Talking about your funeral may not be something you enjoy discussing, but from a financial perspective, it’s like talking about taxes or retirement and it’s important. Also, not talking about your funeral may have a negative impact on your loved ones if the worst happens and you’re unable to help contribute. They will be forced to cover the costs of the entire event and may have to sacrifice specifics if they’re unable to afford your wishes.
Making a financial plan for your funeral is a sign of responsibility and awareness towards your loved ones more than anything else. Right now in the UK, the cost of a funeral is on average around £4,000.
Basics of funeral expenses
This process involves asking yourself several questions regarding the specifics of your funeral. For instance, the price of a funeral will decrease if you decide to go with “direct cremation” rather than a burial.
Direct cremation means that the body is cremated with no viewing or ceremony. Ashes can be requested – for an additional charge in most cases – and family members can arrange a service at home which will also reduce costs. The overall cost of a direct cremation is somewhere around £1,000 to £1,600
If people are interested in arranging a burial, prices will rise, mainly for all the processes required. If it is a simple service with nothing too fancy, prices range between the £4,000 – £4,300. A ceremony with cremation instead of burial will reduce the cost by about £1,000.
Include this in a budget
Whenever you’re creating a budget or financial plan, then including a regular contribution towards a funeral will allow you to have all the money you need to have the perfect send-off, exactly how you want. Once you’ve achieved your target sum, then you’ll be in the position to continue to contribute for someone to inherit or have some additional finances to spend however you want.
Explore prepay funeral options
The market shows that many funeral homes are offering this method of payment. It is similar to saving, but the money will pay for your funeral while you are alive. This will reduce the burden that an unexpected death can leave on family members. Some of them will even let you pay the whole thing ahead so the price of the funeral will be the same even if the actual funeral takes place many years later. A big step back is that in the event of you relocating to another city or country, or if the funeral home goes out of business you can lose the money you gave in the first place.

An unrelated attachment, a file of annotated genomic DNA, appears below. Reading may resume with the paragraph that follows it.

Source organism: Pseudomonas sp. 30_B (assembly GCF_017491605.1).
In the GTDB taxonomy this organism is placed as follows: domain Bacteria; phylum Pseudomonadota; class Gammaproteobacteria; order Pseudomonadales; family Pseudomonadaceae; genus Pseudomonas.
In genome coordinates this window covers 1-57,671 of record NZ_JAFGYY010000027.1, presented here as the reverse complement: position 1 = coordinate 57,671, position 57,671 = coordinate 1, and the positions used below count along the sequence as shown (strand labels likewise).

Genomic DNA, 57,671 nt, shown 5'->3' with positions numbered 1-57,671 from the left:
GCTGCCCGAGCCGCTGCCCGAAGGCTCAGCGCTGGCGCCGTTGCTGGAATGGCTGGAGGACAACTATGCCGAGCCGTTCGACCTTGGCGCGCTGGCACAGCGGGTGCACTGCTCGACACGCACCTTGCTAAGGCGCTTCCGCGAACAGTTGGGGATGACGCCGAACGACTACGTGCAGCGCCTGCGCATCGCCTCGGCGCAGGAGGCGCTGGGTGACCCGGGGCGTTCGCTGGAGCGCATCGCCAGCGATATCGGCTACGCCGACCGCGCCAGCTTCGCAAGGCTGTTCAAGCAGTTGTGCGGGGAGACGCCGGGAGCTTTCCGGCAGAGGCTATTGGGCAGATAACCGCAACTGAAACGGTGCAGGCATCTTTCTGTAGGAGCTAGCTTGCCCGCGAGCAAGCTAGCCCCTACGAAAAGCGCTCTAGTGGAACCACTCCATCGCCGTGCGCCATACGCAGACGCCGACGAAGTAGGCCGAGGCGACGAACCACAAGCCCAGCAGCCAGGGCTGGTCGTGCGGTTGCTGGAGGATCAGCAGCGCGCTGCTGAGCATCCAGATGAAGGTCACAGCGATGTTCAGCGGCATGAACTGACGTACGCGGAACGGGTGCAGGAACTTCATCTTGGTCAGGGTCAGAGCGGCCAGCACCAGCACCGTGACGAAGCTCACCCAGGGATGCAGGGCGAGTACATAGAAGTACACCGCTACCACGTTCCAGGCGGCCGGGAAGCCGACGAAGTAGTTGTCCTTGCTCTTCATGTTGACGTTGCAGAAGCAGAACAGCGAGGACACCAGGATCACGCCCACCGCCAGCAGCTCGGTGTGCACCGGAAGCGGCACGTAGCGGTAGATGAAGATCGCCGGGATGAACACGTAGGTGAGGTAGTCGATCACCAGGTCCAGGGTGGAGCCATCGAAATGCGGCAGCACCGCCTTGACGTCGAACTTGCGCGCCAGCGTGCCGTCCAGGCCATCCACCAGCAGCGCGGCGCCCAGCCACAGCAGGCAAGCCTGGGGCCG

A viable option if you´re reluctant to prepay for your funeral. This involves making deposits towards your funeral in a savings account and making interest on the sum. It’s important to explore your banking options depending on your situation and needs. An alternative is to make a financial investment to see how your investment could grow. If invested wisely then a profiting investment can provide many benefits but keep in mind that a saving account earning interest is significantly more low-risk than investing.
Boost your earnings
If you’re looking to enhance your contributions or seeking a quick fix to gather immediate funds whether it’s in anticipation for your funeral or for a family members funeral. Then checking out additional online work or shifts can provide a good source of extra money, however, it’s important to check whether you’ve been owed money from banks such as unclaimed PPI which can be a sum you could have forgotten.
Making plans and budgets that involve discussing your demise may be one of those things we continuously leave for later in life, but this is a reality that we must address in time. Think about the impact that an unexpected death can have on your partner and children.
A simple plan can provide the financial support needed for your funeral so that you’re confident you’ll have the exact send-off you imagined. It’s also a great opportunity to alleviate the financial burden from family members who might be working hard to ensure they’ve got savings for other obligations higher on their priorities than a funeral.